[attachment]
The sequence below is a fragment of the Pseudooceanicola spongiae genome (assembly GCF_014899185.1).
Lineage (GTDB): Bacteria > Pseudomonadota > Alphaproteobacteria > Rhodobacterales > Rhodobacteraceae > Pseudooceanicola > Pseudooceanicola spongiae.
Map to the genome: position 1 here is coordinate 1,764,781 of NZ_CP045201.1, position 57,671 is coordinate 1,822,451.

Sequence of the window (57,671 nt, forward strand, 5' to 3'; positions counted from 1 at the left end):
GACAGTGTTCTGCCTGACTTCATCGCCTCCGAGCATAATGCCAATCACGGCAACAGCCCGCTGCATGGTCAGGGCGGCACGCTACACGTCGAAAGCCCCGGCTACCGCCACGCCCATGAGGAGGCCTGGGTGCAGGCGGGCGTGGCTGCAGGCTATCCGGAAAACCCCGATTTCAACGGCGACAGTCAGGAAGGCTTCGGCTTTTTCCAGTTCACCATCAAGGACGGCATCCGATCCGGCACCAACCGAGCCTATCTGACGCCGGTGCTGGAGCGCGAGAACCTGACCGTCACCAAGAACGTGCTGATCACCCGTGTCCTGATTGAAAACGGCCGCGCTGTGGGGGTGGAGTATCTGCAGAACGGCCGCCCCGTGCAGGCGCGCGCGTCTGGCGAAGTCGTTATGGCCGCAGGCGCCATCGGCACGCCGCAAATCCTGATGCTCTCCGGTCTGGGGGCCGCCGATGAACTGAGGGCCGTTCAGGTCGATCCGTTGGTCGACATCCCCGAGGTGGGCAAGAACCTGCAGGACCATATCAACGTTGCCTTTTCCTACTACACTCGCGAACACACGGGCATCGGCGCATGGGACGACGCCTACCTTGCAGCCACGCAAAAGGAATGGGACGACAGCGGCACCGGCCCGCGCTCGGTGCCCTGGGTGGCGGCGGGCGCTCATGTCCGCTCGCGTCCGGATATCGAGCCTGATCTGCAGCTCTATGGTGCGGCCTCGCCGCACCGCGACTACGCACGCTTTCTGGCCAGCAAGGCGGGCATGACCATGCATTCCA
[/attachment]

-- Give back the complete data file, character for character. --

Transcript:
The sequence below is a fragment of the Pseudooceanicola spongiae genome (assembly GCF_014899185.1).
Lineage (GTDB): Bacteria > Pseudomonadota > Alphaproteobacteria > Rhodobacterales > Rhodobacteraceae > Pseudooceanicola > Pseudooceanicola spongiae.
Map to the genome: position 1 here is coordinate 1,764,781 of NZ_CP045201.1, position 57,671 is coordinate 1,822,451.

Sequence of the window (57,671 nt, forward strand, 5' to 3'; positions counted from 1 at the left end):
GACAGTGTTCTGCCTGACTTCATCGCCTCCGAGCATAATGCCAATCACGGCAACAGCCCGCTGCATGGTCAGGGCGGCACGCTACACGTCGAAAGCCCCGGCTACCGCCACGCCCATGAGGAGGCCTGGGTGCAGGCGGGCGTGGCTGCAGGCTATCCGGAAAACCCCGATTTCAACGGCGACAGTCAGGAAGGCTTCGGCTTTTTCCAGTTCACCATCAAGGACGGCATCCGATCCGGCACCAACCGAGCCTATCTGACGCCGGTGCTGGAGCGCGAGAACCTGACCGTCACCAAGAACGTGCTGATCACCCGTGTCCTGATTGAAAACGGCCGCGCTGTGGGGGTGGAGTATCTGCAGAACGGCCGCCCCGTGCAGGCGCGCGCGTCTGGCGAAGTCGTTATGGCCGCAGGCGCCATCGGCACGCCGCAAATCCTGATGCTCTCCGGTCTGGGGGCCGCCGATGAACTGAGGGCCGTTCAGGTCGATCCGTTGGTCGACATCCCCGAGGTGGGCAAGAACCTGCAGGACCATATCAACGTTGCCTTTTCCTACTACACTCGCGAACACACGGGCATCGGCGCATGGGACGACGCCTACCTTGCAGCCACGCAAAAGGAATGGGACGACAGCGGCACCGGCCCGCGCTCGGTGCCCTGGGTGGCGGCGGGCGCTCATGTCCGCTCGCGTCCGGATATCGAGCCTGATCTGCAGCTCTATGGTGCGGCCTCGCCGCACCGCGACTACGCACGCTTTCTGGCCAGCAAGGCGGGCATGACCATGCATTCCA